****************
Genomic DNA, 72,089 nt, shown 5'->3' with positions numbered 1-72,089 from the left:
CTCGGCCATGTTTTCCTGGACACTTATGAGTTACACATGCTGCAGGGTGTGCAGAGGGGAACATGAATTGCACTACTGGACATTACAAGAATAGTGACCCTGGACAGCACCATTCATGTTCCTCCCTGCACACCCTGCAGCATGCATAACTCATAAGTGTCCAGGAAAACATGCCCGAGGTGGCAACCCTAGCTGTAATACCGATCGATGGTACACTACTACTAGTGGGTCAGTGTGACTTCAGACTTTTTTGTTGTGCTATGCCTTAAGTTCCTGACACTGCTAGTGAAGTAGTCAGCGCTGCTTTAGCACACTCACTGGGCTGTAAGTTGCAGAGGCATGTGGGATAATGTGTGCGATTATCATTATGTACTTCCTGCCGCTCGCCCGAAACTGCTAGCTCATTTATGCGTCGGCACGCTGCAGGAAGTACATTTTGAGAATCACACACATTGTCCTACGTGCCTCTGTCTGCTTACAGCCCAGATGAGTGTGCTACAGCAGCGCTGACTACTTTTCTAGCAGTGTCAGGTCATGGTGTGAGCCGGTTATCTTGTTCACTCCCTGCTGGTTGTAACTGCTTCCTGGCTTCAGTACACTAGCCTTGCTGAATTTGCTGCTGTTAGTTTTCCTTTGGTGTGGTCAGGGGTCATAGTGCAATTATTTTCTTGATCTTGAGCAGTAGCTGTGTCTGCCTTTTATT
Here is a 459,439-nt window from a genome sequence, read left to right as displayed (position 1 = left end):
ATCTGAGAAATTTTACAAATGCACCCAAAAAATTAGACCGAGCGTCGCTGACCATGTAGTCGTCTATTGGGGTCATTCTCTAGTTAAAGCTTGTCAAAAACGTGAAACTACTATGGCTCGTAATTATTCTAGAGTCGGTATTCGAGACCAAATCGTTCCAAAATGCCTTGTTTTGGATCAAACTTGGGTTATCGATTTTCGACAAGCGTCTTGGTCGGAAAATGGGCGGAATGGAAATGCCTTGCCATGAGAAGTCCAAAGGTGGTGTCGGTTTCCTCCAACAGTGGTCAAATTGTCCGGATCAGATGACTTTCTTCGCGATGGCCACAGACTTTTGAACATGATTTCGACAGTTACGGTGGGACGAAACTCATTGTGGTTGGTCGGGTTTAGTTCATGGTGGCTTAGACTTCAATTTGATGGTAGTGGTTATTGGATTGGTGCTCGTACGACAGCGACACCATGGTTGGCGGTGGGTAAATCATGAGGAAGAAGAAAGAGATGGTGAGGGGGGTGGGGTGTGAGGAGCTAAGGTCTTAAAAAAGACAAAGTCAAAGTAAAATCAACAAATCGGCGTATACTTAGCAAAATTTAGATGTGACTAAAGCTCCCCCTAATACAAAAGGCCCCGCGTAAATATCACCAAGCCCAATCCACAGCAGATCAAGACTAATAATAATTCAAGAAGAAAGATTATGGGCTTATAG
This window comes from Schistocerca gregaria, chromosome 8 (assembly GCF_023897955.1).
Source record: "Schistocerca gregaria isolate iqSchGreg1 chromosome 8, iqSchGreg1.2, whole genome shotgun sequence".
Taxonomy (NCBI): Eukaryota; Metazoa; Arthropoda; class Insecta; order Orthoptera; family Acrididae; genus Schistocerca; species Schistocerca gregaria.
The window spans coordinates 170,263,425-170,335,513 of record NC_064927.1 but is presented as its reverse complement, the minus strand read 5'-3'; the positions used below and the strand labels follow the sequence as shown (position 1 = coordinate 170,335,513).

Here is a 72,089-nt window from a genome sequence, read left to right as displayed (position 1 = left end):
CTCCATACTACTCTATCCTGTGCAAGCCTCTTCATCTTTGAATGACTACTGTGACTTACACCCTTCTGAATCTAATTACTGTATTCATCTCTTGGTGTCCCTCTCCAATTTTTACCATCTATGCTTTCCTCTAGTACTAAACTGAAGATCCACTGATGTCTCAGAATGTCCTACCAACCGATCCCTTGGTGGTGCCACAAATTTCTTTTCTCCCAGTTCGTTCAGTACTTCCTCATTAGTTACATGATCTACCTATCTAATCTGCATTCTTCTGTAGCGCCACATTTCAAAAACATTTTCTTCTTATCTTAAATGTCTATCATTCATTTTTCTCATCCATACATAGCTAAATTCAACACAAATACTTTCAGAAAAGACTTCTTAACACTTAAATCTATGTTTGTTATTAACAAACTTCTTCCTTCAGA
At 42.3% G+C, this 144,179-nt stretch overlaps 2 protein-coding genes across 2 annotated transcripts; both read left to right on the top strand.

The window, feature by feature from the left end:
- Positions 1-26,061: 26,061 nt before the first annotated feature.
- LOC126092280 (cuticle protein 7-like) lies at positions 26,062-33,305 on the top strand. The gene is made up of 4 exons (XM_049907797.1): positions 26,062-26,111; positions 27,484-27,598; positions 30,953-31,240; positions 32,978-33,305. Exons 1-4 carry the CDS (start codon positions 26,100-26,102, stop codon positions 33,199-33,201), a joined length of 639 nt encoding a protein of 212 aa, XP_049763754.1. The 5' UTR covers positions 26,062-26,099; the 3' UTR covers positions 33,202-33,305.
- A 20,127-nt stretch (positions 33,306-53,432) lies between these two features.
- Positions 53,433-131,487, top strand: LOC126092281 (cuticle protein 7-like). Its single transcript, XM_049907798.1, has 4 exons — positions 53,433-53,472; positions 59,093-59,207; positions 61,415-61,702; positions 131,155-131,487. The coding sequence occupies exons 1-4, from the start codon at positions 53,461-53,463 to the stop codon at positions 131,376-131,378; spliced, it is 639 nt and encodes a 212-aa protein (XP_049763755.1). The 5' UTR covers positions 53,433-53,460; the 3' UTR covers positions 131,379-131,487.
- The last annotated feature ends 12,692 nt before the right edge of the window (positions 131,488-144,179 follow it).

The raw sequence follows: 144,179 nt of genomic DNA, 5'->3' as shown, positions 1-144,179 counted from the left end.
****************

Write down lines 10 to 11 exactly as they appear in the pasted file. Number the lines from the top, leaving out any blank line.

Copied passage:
CTCCATACTACTCTATCCTGTGCAAGCCTCTTCATCTTTGAATGACTACTGTGACTTACACCCTTCTGAATCTAATTACTGTATTCATCTCTTGGTGTCCCTCTCCAATTTTTACCATCTATGCTTTCCTCTAGTACTAAACTGAAGATCCACTGATGTCTCAGAATGTCCTACCAACCGATCCCTTGGTGGTGCCACAAATTTCTTTTCTCCCAGTTCGTTCAGTACTTCCTCATTAGTTACATGATCTACCTATCTAATCTGCATTCTTCTGTAGCGCCACATTTCAAAAACATTTTCTTCTTATCTTAAATGTCTATCATTCATTTTTCTCATCCATACATAGCTAAATTCAACACAAATACTTTCAGAAAAGACTTCTTAACACTTAAATCTATGTTTGTTATTAACAAACTTCTTCCTTCAGA
At 42.3% G+C, this 144,179-nt stretch overlaps 2 protein-coding genes across 2 annotated transcripts; both read left to right on the top strand.